Clubs and or­gan­i­sa­tions

Perthshire Advertiser - - THE TICKET -

Le­gion Ex Ser­vice; Black Watch v Letham A; Saints Ham­dani v Staff Club; Tul­loch Saints v Staff Club A. Perth and District Ram­blers Walk on Satur­day, Septem­ber 16, is a nine-mile grade C walk from Bank­foot to Dunkeld by Glen­garry. Meet at 8.50am at the bus stop on Dunkeld Road, Perth, op­po­site Asda to take bus to Bank­foot. Re­turn to Perth from Dunkeld by bus. Reg­is­tered as­sis­tance dogs only please. Fur­ther in­for­ma­tion from Paula Bow­man on 01738 582339 or 07870 937963. The group also holds walks ev­ery Wed­nes­day. For de­tails con­tact Jim Pirie on 01738 451314 or 07923 457219. Perth Hill­walk­ing Club Club mem­bers faced chal­leng­ing weather con­di­tions for the Septem­ber walks in the Cru­achan/Loch Awe area. The 28 walk­ers split into four groups and tack­led routes rang­ing from low-level for­est walks to the Mun­ros of the Ben Cru­achan range. The winds were strong and gusty by mid-morn­ing, and brought rain which be­came very heavy later in the af­ter­noon. All re­turned safely hav­ing en­joyed an ex­hil­a­rat­ing day. The next walks are on Sun­day, Oc­to­ber 1, with a com­bined coach to Cri­an­larich. Two chal­leng­ing walks will tackle var­i­ous hills to the east of Glen Fal­loch, while two moder­ate walks will fol­low part of the West High­land Way from In­ver­ar­nan to Cri­an­larich. The coach leaves Brox­den Park and Ride at 7am, and book­ings should be with Elsie Wilke by Thurs­day, Au­gust 24. New mem­bers are most wel­come to try out a walk. Con­tact Eric Pryde, mem­ber­ship sec­re­tary, on 01738 445609 or see www.perth­hill­walk­ing­club.co.uk for in­for­ma­tion on the club and fur­ther de­tails on the walks. Perth Probus Club In­tro­duc­ing Cameron Munro as some­time se­nior le­gal ad­viser to Glas­gow City Coun­cil and a lover of Scot­tish cricket, pres­i­dent Duncan Nay­smith didn’t hap­pen to men­tion our speaker’s gift for hu­mour – es­pe­cially the throw­away line va­ri­ety. Now his topic, The Pro­fumo Af­fair lent it­self to a load of laughs, yet Cameron not only knew the his­tor­i­cal de­tails thor­oughly – he spoke with­out notes or il­lus­tra­tions – but en­livened his talk with wit and satir­i­cal com­ment through­out. First, he set the well-known story in the con­text of the early Six­ties when so­cial and moral at­ti­tudes were very dif­fer­ent to those of the present. He used Philip Larkin’s poem, An­nus Mira­bilis, to show how, 1963 was a wa­ter­shed ‘Be­tween the end of the ‘Chat­ter­ley’ ban/ And the Bea­tles’ first LP’. Cameron high­lighted the change in at­ti­tudes with the ob­ser­va­tion that, if Christine Keil­lor’s ex­ploits had been re­ported to­day, she’d fin­ish up on Celebrity Big Brother or eat­ing bugs in the Aus­tralian jun­gle. And Pro­fumo would prob­a­bly not have been hounded out of par­lia­ment, nor Stephen Ward pres­sured to the point of tak­ing his own life. The dou­ble stan­dards of the Es­tab­lish­ment of 1963, with its blind-eye turn­ing and hypocrisy, tac­itly pro­tect­ing those of the in­ner cir­cle, were bound to be ex­posed in an era which saw the re­lax­ation of cen­sor­ship laws in the me­dia and the theatre. The age of satire, how­ever, had barely be­gun as the Pro­fumo scan­dal broke. John Pro­fumo ‘re­deemed’ him­self even­tu­ally by work­ing dili­gently for the Toyn­bee Trust, iron­i­cally earn­ing him­self an MBE in a slightly more en­light­ened age. The next meet­ing at Bell’s Sports Cen­tre takes place at 10.30am on Wed­nes­day, Septem­ber 20, when the talk will be about the V&A at Dundee. Perth Speak­ers’ Club Pres­i­dent Jim Reid opened the first meet­ing of the 2017-18 ses­sion of Perth Speak­ers Club. He wel­comed chair­man of the evening Rodger Scott who in­tro­duced three speak- Ro­tary Club of Perth’s Alas­tair Ma­cLean, pres­i­dent David Lind­say and Mark Bev­eridge col­lect­ing in Dob­bies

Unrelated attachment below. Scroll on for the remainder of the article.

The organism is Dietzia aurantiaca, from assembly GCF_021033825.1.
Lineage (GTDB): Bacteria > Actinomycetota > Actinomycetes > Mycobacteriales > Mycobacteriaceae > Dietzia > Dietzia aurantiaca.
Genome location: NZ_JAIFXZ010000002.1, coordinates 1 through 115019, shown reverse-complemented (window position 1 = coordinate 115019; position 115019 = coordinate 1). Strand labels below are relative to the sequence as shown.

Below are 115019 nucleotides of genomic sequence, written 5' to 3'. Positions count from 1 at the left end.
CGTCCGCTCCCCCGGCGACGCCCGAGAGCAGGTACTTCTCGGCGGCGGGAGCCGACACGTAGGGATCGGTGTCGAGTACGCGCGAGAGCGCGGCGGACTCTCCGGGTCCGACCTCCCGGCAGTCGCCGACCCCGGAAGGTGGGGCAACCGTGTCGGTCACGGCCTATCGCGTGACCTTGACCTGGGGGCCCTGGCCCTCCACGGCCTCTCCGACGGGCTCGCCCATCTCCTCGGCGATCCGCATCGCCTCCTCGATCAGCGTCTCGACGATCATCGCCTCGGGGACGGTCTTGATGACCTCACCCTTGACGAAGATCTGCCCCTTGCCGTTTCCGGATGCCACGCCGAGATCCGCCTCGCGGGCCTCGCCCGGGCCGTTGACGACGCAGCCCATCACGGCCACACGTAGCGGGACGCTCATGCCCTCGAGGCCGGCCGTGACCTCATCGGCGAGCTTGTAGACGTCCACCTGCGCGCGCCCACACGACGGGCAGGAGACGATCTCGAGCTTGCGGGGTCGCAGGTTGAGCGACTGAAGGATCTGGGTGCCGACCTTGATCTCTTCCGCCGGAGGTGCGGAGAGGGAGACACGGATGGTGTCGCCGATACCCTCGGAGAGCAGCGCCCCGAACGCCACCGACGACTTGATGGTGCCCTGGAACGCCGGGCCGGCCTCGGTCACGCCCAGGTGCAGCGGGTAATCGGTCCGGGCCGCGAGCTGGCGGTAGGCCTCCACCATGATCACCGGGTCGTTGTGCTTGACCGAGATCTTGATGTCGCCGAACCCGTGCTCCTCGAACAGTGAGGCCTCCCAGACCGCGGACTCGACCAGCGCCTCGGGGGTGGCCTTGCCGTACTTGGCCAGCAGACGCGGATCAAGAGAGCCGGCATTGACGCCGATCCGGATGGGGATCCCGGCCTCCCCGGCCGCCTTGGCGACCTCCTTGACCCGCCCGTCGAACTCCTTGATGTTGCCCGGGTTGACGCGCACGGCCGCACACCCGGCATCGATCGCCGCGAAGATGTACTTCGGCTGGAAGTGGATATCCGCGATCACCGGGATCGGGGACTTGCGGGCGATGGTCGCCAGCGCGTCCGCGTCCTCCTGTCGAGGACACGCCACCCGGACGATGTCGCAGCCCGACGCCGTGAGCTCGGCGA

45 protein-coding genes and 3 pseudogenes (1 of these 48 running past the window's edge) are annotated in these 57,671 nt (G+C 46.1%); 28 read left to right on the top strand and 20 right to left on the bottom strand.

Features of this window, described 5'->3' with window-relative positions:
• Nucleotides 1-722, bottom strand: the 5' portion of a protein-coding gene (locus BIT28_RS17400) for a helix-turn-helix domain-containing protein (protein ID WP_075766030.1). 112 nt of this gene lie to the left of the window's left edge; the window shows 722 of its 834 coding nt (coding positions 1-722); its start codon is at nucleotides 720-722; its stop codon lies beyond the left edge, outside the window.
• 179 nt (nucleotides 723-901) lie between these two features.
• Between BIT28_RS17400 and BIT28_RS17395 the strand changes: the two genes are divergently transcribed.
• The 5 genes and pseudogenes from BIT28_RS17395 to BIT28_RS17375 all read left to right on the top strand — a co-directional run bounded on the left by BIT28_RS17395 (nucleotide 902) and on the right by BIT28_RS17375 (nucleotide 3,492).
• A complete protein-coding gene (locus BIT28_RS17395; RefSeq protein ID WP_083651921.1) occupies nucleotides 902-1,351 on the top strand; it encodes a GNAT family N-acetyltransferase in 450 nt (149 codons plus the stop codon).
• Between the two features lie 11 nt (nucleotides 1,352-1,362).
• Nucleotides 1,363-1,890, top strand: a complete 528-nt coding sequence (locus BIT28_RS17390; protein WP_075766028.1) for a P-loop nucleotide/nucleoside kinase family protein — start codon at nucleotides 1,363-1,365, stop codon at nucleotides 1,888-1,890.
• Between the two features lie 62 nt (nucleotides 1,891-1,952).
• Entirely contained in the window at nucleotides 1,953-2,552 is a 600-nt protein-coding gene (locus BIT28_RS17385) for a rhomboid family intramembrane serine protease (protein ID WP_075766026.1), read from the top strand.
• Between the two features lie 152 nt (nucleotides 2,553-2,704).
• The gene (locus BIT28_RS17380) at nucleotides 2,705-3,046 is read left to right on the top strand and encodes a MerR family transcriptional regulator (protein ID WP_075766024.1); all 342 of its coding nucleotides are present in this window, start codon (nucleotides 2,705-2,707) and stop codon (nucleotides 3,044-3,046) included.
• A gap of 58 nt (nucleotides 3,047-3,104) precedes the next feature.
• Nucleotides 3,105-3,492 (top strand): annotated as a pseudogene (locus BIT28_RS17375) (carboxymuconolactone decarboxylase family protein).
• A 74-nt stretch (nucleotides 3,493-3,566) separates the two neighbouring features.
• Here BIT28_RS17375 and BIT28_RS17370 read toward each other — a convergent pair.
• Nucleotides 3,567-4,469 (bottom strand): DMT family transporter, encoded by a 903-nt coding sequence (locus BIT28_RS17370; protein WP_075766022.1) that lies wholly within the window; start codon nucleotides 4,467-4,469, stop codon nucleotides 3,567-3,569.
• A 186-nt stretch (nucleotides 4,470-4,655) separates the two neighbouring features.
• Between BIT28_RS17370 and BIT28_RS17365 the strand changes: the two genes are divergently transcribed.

ers in turn: Paul Win­son, ‘Elec­tric Mo­tor­ing’, ex­am­in­ing the ad­van­tages and dis­ad­van­tages of elec­tric cars; Euan Dear, ‘GAP’, or Gen­eral Adult Psy­chi­a­try, on the need for men­tal health ser­vices to be lo­cal; Cameron Horne, ‘A Man for A’ That,’ re­lat­ing a story claim­ing that Robert Burns was re­ally English. The speak­ers were eval­u­ated by Hugh Macken­zie, Ewen An­der­son and Mitchell Wat­son. Top­ics Chair­man Sue Kilby gave top­ics to eight mem­bers based on a news­pa­per head­line or pic­ture, with a time of two min­utes but al­low­ing up to three min­utes. Those par­tic­i­pat­ing were: Cameron Horne, OAP’s ‘es­cape’ from prison; Hugh Macken­zie, pic­ture of a Sec­ond World War sol­dier and a girl be­side a ru­ined cas­tle; Euan Dear, Light shone on ‘hero’ sta­tus of lo­cal farmer; Paul Win­son, Right royal ding dong over pong; Mitchell Wat­son, Pic­ture of ele­phants on a beach; Rodger Scott, Huge metal spi­der ap­pears in Perth; Jim Reid, Liv­ing in a leafy hell; Ewen An­der­son, A case of sour grapes: Rome sus­pects prosecco plot. Time­keeper was Jim Reid. A gen­eral eval­u­a­tion of the evening was given by Sid­ney Cole­man. The next meet­ing of the club which is open to all in­ter­ested men and women is Thurs­day, Septem­ber 21, from 7.30pm, in the Salu­ta­tion Ho­tel. Perthshire Writ­ers Perthshire Writ­ers next meets on Tues­day, Septem­ber 19, at 7.30pm in the Con­fer­ence Room, Perth Fire Sta­tion, when the club looks for­ward to wel­com­ing mem­bers of Falkirk Writ­ers’ Cir­cle for an evening of rem­i­nis­cences on the topic ‘Mem­o­ries Are Made of This’. New mem­bers are al­ways wel­come at Perthshire Writ­ers, and any of the Tues­day meet­ings are a great op­por­tu­nity to come and see what the group is all about. For more in­for­ma­tion see Face­book, visit www. perthshirewrit­ers.co.uk or search on Twit­ter for @PerthshrWrit­ers. Ro­tary Club of Perth The re­cent col­lec­tion at Dob­bies, Perth, for the Shel­ter­box char­ity raised £575. The club has de­cided to send a to­tal do­na­tion of nearly £1800, be­ing the cost of three boxes. Each box con­tains a tent and sup­plies to give a fam­ily shel­ter and es­sen­tial